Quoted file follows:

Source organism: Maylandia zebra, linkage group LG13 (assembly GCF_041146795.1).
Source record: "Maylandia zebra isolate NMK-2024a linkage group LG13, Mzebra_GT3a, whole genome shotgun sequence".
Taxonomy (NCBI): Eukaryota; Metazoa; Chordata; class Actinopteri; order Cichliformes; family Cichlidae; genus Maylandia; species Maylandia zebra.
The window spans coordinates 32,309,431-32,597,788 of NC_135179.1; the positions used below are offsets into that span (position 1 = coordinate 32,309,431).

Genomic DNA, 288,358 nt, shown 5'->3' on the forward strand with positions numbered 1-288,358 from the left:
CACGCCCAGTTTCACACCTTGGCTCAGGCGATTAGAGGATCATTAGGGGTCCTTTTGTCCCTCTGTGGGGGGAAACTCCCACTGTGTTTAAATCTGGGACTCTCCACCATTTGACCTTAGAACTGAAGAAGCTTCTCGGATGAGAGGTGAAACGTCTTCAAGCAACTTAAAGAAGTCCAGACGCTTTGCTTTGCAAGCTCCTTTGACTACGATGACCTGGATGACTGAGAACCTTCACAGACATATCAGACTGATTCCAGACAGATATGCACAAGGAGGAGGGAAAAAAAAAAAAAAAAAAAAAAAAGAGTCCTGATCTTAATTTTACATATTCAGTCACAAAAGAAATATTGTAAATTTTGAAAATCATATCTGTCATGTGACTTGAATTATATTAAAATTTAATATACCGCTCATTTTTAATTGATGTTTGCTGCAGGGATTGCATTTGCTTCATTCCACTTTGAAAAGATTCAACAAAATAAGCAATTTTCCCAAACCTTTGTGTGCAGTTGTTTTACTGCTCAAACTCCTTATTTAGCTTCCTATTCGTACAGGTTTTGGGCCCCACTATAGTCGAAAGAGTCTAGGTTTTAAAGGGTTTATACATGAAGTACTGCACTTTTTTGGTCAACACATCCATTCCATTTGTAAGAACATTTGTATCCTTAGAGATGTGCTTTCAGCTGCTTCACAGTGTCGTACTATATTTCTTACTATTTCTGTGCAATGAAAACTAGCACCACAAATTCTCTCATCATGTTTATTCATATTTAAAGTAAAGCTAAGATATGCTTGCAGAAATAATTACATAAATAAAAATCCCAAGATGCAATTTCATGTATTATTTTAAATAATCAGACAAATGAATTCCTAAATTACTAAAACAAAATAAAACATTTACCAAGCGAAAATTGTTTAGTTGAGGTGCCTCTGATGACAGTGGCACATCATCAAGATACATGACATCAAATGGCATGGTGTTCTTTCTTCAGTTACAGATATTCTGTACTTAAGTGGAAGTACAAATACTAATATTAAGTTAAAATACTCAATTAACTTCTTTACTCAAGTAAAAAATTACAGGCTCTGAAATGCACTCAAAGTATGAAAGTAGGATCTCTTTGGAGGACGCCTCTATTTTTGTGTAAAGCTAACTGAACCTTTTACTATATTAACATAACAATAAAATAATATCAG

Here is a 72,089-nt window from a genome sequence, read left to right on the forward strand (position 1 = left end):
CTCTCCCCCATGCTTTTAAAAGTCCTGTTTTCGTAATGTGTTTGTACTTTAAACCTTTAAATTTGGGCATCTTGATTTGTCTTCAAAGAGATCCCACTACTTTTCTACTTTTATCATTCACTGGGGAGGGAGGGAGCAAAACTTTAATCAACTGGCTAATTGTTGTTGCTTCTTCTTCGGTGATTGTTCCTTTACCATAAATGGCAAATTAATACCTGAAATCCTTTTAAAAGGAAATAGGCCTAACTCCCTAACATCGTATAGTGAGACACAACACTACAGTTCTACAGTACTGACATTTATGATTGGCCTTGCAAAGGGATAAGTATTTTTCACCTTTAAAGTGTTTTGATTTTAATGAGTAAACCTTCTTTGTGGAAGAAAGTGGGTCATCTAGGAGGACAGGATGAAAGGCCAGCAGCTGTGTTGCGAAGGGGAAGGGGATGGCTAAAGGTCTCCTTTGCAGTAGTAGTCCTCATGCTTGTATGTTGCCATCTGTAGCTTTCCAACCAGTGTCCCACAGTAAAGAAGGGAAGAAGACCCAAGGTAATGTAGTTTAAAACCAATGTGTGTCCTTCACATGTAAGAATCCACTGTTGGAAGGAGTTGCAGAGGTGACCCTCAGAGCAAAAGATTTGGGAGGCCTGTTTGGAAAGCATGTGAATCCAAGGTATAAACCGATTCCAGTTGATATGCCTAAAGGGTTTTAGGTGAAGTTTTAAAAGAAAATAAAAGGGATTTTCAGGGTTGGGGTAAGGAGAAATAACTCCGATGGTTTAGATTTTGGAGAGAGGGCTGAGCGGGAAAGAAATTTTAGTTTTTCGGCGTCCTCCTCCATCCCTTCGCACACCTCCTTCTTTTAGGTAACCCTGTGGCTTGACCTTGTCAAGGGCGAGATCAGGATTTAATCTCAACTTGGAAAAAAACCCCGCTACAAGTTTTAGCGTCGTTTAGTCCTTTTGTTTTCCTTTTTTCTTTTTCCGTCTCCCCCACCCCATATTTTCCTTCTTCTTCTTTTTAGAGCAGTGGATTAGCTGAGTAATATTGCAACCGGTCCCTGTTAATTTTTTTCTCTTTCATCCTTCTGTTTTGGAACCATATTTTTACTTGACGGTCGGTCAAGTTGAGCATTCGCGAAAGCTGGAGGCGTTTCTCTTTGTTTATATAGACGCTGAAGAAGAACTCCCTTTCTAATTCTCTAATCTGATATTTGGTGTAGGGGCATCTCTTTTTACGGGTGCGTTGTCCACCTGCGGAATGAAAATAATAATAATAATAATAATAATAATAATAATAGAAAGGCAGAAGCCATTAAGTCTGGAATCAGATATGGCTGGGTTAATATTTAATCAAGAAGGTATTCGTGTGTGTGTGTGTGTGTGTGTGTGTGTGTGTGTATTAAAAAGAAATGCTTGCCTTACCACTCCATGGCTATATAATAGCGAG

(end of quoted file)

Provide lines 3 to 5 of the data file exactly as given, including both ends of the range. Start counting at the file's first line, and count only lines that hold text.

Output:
Taxonomy (NCBI): Eukaryota; Metazoa; Chordata; class Actinopteri; order Cichliformes; family Cichlidae; genus Maylandia; species Maylandia zebra.
The window spans coordinates 32,309,431-32,597,788 of NC_135179.1; the positions used below are offsets into that span (position 1 = coordinate 32,309,431).

Genomic DNA, 288,358 nt, shown 5'->3' on the forward strand with positions numbered 1-288,358 from the left: